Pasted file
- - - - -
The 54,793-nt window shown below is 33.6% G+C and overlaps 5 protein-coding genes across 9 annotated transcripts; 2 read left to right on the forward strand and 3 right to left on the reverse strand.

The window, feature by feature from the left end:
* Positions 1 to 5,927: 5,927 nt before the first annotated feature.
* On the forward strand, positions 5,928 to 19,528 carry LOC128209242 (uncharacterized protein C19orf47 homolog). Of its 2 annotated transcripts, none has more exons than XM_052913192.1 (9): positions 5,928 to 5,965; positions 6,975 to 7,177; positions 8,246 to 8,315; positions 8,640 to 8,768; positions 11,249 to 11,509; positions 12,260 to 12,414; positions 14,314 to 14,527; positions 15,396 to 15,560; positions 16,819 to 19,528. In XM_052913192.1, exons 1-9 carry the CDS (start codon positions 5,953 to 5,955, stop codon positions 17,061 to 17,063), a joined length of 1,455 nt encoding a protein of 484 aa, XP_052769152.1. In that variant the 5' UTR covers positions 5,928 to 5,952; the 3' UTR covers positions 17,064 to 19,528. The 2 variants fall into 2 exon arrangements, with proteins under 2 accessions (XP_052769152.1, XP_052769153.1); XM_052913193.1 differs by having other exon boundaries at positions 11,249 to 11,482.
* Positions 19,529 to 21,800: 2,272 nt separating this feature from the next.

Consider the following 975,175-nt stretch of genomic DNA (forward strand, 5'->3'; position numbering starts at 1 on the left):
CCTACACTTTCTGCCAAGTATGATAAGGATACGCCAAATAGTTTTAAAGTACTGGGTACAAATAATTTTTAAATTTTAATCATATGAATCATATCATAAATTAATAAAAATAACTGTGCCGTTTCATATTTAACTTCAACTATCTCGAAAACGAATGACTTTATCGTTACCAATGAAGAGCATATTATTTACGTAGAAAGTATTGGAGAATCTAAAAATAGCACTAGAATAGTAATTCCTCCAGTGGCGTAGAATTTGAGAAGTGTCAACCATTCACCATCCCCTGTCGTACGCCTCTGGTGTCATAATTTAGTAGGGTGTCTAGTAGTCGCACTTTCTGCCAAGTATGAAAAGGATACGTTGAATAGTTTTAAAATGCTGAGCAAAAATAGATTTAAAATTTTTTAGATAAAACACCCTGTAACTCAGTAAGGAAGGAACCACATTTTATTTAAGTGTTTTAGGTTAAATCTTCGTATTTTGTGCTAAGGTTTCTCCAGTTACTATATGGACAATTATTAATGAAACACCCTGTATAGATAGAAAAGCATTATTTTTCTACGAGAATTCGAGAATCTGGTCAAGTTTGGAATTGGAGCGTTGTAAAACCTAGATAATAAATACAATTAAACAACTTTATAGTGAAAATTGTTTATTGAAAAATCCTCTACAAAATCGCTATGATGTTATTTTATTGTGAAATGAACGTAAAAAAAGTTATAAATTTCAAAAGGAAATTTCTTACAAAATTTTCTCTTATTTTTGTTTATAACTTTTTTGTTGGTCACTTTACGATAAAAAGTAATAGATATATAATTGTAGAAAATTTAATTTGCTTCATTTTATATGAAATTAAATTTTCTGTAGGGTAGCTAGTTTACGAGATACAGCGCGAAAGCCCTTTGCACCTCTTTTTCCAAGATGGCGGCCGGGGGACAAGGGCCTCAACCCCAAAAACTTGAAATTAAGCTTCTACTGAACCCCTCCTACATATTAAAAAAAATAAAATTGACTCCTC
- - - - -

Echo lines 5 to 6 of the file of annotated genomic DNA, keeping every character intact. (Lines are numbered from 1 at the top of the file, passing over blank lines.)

* Positions 19,529 to 21,800: 2,272 nt separating this feature from the next.

Consider the following 975,175-nt stretch of genomic DNA (forward strand, 5'->3'; position numbering starts at 1 on the left):